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Counterpoint: Daniel Libeskind in Conversation with Paul Goldberger Hardcover – November 18, 2008
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—William Hanley, Architectural Record
About the Author
Paul Goldberger is the architecture critic for the New Yorker. He also holds the Joseph Urban Chair in Design and Architecture at the New School in New York City. He began his career at the New York Times, and in 1984, he was awarded the Pulitzer Prize for Distinguished Criticism. He is the author of several books, most recently his chronicle of the process of rebuilding Ground Zero, Up From Zero: Politics, Architecture, and the Rebuilding of New York. The author lives in New York.
Top Customer Reviews
Some ten years ago, Daniel Libeskind emerged on the scene with the completion of Berlin's Holocaust Museum. Initially opened as an empty space, he was, for a time, lauded as an original thinker. (When the museum was fitted out, its failings became obvious, and subsequent commentary was much less favorable.) Shortly afterwards, following his selection as Master Planner for the World Trade Center site in New York, Libeskind became a household name. But he quickly showed himself to be a blustering nincompoop and a loudmouth blowhard who could not get along with anybody. Today, rather pointedly he has not been asked to design any of the new architecture there.
In the years since the Holocaust Museum and the Ground Zero appointments, Libeskind chose to focus on promoting himself, his cheesy "brand", and on developing his celebrity status, rather than on refining the process of design. A hastily-written biography and a pretentious book of "poetry" raised more eyebrows than praise. Intended to foster fame, these immature and self-absorbed ramblings merely exposed Libeskind to a scrutiny that has not served him well. He has become better known for his trademark egotism and haughty arrogance, qualities which manifest themselves in selfish attempts to force his pretentious, non-contextual vision on cities and neighborhoods of which he knows very little and seems to care even less.
`Counterpoint' offers the opportunity to review a selection of Libeskind's built and canceled commissions. It opens with his characteristic bluster (and remarkable naivete), and the implausible claim that Libeskind can work on 30 projects at a time. Specifically, the trademark bragging continues with an equally improbable pronouncement that he "designs every detail, every window, and every door ... to give a handcrafted look". (If by "design" one means a quick doodle with a thick black marker, handed over to an intern, there might be some truth to the statement ...)
Critical opinion now questions whether Libeskind's Holocaust Museum was merely a fluke. The slashing windows and tortured geometries that (supposedly) symbolized trauma for that museum's program were randomly applied to other buildings as diverse in program as art museums and office buildings. The crystaline forms of Denver's DAM were (supposedly) inspired by the Rocky Mountains. Yet they mysteriously reappear in Toronto's Royal Ontario Museum as do the, by now, cliched, slashing fenestration. And the "site specific" geometries intended for an unbuilt extension to London's Victoria & Albert Museum reappear in many subsequent projects. In fact, `Counterpoint' shows that Libeskind's mediocre portfolio owes more to recylcling last year's "bad idea" than it does to the more refined process of design itself.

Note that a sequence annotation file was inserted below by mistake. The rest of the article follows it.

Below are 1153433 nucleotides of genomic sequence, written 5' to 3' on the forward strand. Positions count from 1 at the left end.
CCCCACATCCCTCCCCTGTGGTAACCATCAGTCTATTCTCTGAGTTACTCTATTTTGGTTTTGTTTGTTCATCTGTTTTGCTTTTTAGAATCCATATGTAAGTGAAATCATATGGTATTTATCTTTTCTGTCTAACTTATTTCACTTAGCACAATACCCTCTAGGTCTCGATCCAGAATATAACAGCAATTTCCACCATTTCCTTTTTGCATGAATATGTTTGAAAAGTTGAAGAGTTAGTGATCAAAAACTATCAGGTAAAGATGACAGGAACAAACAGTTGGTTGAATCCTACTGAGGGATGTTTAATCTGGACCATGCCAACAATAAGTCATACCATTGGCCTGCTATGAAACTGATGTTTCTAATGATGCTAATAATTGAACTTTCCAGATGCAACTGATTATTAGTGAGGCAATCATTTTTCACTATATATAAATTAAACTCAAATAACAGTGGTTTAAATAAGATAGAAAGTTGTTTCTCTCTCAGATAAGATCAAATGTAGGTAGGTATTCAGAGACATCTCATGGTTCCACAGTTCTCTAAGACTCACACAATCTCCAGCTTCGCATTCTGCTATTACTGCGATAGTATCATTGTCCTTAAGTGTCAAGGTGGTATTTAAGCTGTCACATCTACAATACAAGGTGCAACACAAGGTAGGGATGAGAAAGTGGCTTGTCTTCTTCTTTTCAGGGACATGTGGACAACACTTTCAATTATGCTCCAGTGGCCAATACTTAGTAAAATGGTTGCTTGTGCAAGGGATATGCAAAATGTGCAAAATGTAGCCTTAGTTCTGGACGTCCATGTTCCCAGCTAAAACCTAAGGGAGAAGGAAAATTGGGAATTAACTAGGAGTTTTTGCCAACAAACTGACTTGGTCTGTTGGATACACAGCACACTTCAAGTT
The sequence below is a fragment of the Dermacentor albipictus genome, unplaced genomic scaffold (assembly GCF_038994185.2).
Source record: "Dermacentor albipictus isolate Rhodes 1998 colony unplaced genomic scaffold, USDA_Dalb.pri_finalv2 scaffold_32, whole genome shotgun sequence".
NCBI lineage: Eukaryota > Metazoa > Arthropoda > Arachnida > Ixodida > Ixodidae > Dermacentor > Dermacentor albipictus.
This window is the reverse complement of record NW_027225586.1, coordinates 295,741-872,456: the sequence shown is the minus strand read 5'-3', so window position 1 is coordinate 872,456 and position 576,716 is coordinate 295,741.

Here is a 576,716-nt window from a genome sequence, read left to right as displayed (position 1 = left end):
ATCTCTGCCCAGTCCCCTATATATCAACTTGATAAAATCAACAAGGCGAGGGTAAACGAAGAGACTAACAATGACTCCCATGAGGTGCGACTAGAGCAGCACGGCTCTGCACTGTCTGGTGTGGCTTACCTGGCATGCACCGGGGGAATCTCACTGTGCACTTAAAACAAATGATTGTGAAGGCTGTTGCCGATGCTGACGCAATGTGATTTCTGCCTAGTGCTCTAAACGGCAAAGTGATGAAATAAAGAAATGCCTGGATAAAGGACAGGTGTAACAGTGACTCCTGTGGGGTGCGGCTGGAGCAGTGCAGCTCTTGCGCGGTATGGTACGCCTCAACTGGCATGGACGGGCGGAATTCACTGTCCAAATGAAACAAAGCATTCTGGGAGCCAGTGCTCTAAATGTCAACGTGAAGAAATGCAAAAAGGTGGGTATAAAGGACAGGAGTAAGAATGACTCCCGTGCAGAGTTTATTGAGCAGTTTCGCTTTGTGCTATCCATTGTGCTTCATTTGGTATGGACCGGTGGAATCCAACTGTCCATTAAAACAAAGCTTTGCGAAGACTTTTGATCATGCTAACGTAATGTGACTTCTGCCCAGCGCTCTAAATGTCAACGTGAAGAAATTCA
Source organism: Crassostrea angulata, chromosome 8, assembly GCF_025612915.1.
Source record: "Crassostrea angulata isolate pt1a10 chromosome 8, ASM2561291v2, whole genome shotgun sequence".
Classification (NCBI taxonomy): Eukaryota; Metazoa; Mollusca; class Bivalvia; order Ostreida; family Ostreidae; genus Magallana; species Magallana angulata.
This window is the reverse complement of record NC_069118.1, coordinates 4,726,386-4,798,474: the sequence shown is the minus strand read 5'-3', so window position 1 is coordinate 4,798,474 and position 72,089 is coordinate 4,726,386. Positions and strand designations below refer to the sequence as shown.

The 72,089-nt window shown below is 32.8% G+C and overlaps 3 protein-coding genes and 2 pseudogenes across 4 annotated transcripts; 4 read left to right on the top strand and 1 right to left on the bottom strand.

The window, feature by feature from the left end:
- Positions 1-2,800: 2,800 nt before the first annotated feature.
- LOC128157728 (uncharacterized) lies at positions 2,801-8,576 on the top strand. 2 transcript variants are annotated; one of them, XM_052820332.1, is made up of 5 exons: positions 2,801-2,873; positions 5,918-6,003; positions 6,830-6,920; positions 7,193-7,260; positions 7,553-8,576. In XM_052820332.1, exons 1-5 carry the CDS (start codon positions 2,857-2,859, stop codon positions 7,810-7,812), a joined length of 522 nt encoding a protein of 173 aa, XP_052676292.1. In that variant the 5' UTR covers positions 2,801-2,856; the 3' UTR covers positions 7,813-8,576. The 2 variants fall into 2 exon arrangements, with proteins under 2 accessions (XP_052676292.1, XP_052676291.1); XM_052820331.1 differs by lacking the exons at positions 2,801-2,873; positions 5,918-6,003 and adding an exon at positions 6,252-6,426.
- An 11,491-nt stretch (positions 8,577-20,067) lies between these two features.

Looking at the illustrated projects, it would appear that Libeskind himself did not understand what happened in Berlin, and felt obliged to churn out a recognizable visual gimmick in the hope that some Midas touch would kick in. It has not, and most of Libeskind's recent work has been deservedly panned. A common criticism has been that his interiors are mere leftovers of dubiously-derived exterior forms. (The form of a museum in San Franciso is generated by two Hebrew characters!) Users report they are irritating to be in, and highly impractical in use. The exteriors themselves seem to be capricious exercises in graphics rather than meaningful architectural design. The resulting superficiality only adds novelty value where architectural value was expected, resulting in a grating, annoying experience.
Billed as a conversation about architecture, `Counterpoint' is no more than a visual chronicle of a short-lived architectural career first nose-diving into a form of graphic superficiality and now, deeply entrenched in chronic shallowness, is in out-of-control tailspin.
As a catalogue, `Counterpoint' merely emphasizes the dizzying downward spiral from the Holocaust Museum to Libeskind's current role as a pompous clown and an architectural novelty act. The otherwise capable critic, Paul Goldberger, foolishly hitches his wagon to the impending trainwreck.